Mỹ và Anh cáo buộc Trung Quốc thực hiện chiến dịch gián điệp mạng

hành động ở bờ Đại Tây Dương, bao gồm biện pháp trừng phạt, nhấn mạnh leo thang xung đột mạng giữa đồng minh phương Tây và Bắc Kinh

The United States and Britain imposed sanctions on China’s elite hacking units on Monday, accusing Beijing’s top spy agency of a yearslong effort to place malware in America’s electrical grids, defense systems and other critical infrastructure (cơ sở hạ tầng quan trọng), and of stealing the voting rolls for 40 million British citizens.

Taken together, the actions on both sides of the Atlantic underscored the escalation of cyberconflict between the Western allies and Beijing, in vastly different spheres (lĩnh vực).

American intelligence agencies (cơ quan tình báo) have warned that the malware found in U.S. infrastructure appeared to be intended for use if the United States were coming to the aid of Taiwan. The theory is that Americans would be too tied up worrying about their own supplies of electricity, food and water to help a distant island that Beijing claims as its own.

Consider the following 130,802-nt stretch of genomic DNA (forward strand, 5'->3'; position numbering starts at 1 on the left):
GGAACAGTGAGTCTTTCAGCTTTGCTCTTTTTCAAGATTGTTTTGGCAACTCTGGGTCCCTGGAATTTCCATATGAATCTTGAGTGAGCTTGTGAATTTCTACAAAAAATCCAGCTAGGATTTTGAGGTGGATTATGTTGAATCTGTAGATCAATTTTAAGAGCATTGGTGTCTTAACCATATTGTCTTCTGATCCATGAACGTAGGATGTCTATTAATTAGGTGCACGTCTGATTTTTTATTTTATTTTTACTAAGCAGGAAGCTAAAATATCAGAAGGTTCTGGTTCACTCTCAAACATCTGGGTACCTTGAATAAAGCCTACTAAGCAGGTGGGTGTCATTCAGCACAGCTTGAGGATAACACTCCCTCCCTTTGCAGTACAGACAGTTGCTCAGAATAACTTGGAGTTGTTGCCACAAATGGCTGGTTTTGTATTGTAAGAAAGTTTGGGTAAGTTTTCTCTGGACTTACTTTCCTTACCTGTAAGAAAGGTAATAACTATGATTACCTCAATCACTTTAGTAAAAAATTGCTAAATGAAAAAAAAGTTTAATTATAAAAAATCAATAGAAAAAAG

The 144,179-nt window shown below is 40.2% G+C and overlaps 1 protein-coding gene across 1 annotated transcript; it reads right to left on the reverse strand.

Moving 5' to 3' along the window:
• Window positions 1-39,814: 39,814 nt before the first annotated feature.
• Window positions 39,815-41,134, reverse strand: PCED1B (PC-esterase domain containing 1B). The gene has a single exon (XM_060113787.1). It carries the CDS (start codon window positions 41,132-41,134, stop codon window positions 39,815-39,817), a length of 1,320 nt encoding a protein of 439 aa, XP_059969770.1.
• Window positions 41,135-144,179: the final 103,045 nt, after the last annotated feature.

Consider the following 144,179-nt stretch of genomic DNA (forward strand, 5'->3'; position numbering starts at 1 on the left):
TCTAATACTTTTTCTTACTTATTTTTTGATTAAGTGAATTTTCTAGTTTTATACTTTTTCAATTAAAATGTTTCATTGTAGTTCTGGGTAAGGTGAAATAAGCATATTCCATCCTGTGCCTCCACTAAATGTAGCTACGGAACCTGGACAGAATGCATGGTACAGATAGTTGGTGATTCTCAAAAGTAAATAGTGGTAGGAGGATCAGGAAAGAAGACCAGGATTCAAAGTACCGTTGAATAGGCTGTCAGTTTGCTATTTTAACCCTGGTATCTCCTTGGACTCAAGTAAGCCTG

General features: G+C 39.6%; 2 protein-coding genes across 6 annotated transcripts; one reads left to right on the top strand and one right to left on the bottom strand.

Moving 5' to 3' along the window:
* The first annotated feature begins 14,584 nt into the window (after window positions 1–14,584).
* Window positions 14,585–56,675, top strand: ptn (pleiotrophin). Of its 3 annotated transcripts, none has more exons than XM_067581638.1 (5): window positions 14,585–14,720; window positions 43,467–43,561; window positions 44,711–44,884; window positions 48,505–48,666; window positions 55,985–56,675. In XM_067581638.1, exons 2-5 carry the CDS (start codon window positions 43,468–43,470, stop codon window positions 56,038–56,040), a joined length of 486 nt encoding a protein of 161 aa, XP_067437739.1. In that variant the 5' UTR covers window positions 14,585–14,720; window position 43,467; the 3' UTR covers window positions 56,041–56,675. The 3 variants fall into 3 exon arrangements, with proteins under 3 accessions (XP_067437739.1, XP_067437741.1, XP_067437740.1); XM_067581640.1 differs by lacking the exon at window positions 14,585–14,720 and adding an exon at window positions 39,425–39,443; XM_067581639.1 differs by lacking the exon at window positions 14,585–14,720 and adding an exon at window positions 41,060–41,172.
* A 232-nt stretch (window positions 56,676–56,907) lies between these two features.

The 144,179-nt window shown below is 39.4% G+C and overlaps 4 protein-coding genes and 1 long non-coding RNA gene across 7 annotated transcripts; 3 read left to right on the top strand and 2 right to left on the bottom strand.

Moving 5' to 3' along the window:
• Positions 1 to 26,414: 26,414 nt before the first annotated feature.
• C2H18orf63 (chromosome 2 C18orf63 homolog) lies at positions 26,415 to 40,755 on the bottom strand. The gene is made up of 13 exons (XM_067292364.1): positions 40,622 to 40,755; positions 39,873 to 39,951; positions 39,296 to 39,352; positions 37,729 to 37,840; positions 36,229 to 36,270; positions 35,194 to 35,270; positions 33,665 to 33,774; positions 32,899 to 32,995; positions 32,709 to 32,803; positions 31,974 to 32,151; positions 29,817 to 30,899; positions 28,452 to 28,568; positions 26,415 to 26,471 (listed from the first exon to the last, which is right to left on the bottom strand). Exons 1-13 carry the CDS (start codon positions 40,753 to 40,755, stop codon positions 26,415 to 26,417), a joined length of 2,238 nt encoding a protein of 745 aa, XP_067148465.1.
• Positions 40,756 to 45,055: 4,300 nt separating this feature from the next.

The motive behind the British intrusion was more mysterious (bí ẩn). That attack involved stealing the voter registration data — mostly names and addresses — of tens of millions of people, as well an attempt to hack into the accounts of members of Parliament. Britain had revealed the voter hack long ago but never said who was responsible.

In addition to the infiltration of the Electoral Commission, Mr. Dowden confirmed that the Chinese had tried unsuccessfully to hack email accounts belonging to several members of Parliament.

Although he did not name the lawmakers, they are thought to include Iain Duncan Smith, a former leader of the Conservative Party; Tim Loughton, a former Conservative education minister; and Stewart McDonald, a member of the Scottish National Party — all of whom have a record of making hawkish statements (tuyên bố) about China.

source: nytimes,

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